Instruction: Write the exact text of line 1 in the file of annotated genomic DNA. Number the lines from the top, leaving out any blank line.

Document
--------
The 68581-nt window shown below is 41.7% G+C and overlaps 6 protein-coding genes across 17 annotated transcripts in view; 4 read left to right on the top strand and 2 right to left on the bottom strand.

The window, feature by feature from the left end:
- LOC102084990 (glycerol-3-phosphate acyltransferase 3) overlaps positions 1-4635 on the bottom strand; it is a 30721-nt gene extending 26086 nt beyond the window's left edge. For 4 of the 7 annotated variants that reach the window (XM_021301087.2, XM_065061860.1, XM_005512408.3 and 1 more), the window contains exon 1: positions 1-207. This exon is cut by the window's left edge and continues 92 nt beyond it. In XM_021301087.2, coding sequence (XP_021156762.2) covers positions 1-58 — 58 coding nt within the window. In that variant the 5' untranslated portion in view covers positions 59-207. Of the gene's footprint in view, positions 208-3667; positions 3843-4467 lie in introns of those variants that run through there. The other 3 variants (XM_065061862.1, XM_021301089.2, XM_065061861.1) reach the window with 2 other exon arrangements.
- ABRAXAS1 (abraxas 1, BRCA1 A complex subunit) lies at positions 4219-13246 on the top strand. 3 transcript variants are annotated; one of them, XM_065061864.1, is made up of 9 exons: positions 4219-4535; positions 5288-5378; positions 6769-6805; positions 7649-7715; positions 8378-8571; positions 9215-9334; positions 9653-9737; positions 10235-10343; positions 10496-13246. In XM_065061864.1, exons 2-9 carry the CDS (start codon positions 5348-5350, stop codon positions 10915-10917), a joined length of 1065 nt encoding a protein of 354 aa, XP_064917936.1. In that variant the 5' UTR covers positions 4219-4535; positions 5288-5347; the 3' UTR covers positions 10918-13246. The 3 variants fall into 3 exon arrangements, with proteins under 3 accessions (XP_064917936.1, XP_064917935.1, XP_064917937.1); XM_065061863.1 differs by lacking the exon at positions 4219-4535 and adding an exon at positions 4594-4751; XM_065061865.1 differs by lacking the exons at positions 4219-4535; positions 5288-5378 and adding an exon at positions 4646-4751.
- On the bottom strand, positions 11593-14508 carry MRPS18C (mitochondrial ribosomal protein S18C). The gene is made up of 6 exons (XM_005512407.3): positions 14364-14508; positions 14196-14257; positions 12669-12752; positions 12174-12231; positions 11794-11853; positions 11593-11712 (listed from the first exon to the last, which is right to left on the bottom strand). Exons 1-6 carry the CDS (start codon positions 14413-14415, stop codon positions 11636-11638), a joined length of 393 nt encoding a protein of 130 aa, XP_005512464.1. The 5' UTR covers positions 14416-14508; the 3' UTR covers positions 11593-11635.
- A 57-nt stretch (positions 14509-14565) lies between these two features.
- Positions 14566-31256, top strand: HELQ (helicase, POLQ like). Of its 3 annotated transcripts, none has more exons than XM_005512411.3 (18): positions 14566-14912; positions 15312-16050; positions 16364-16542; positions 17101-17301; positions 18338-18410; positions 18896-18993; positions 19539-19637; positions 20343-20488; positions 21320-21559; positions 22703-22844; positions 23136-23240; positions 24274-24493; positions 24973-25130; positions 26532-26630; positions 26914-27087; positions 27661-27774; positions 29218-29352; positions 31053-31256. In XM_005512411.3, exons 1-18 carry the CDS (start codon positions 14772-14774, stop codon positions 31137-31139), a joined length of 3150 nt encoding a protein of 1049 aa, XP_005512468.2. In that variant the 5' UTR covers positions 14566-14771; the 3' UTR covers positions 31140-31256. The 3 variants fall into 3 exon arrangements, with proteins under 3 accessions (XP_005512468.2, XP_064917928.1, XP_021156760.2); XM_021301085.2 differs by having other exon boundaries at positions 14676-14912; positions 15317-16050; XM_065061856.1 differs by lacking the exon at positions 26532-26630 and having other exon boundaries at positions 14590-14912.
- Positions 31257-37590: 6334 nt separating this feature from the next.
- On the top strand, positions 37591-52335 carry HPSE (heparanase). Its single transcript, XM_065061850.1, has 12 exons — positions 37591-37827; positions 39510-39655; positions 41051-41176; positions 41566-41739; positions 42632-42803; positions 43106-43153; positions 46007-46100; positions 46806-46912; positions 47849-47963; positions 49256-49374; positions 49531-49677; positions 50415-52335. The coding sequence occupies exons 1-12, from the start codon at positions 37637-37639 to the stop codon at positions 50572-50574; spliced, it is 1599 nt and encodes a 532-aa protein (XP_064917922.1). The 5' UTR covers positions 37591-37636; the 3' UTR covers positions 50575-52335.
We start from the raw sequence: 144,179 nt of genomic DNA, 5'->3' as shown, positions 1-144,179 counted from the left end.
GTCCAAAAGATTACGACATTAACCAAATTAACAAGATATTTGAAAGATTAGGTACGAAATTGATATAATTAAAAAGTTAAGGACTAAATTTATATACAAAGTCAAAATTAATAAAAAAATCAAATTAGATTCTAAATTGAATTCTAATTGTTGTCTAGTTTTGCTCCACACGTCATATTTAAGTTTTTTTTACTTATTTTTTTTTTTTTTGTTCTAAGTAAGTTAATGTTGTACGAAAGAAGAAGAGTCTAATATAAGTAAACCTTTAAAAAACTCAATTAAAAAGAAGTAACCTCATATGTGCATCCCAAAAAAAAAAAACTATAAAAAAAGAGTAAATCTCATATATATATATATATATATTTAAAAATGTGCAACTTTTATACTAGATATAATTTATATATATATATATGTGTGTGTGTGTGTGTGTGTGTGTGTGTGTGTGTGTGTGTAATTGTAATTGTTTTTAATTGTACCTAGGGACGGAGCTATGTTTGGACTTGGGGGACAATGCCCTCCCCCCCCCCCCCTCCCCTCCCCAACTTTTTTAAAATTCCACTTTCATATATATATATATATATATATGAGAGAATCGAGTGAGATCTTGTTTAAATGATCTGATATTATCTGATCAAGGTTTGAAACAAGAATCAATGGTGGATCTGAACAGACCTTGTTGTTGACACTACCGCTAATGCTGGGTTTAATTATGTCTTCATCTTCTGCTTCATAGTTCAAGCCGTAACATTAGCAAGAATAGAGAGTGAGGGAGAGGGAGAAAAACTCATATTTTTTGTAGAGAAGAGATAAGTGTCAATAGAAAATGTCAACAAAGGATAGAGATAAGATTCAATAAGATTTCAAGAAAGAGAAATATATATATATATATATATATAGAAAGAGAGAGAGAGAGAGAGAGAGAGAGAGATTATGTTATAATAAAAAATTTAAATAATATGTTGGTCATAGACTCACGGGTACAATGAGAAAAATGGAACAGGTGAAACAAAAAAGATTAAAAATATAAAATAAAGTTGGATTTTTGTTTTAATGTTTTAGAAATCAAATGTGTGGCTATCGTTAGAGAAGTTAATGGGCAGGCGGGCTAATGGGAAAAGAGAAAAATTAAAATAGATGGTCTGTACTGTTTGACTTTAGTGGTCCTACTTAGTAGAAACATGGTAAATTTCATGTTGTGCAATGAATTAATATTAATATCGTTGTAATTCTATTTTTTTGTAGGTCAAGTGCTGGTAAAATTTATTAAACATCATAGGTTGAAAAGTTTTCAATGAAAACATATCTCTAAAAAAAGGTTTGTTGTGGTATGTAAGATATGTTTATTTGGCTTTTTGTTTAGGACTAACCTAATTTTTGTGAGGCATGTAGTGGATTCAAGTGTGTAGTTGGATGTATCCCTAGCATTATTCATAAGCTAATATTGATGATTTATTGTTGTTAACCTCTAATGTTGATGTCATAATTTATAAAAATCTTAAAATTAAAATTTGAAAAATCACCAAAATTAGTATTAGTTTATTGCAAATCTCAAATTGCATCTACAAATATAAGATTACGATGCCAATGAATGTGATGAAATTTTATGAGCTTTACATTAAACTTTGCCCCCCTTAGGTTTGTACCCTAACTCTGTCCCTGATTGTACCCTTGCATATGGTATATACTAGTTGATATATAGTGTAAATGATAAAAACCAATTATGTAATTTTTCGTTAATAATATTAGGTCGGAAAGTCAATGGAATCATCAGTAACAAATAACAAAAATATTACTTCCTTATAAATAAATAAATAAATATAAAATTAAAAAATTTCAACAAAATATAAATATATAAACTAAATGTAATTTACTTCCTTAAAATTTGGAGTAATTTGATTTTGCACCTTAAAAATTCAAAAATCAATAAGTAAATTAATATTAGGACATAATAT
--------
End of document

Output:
The 68581-nt window shown below is 41.7% G+C and overlaps 6 protein-coding genes across 17 annotated transcripts in view; 4 read left to right on the top strand and 2 right to left on the bottom strand.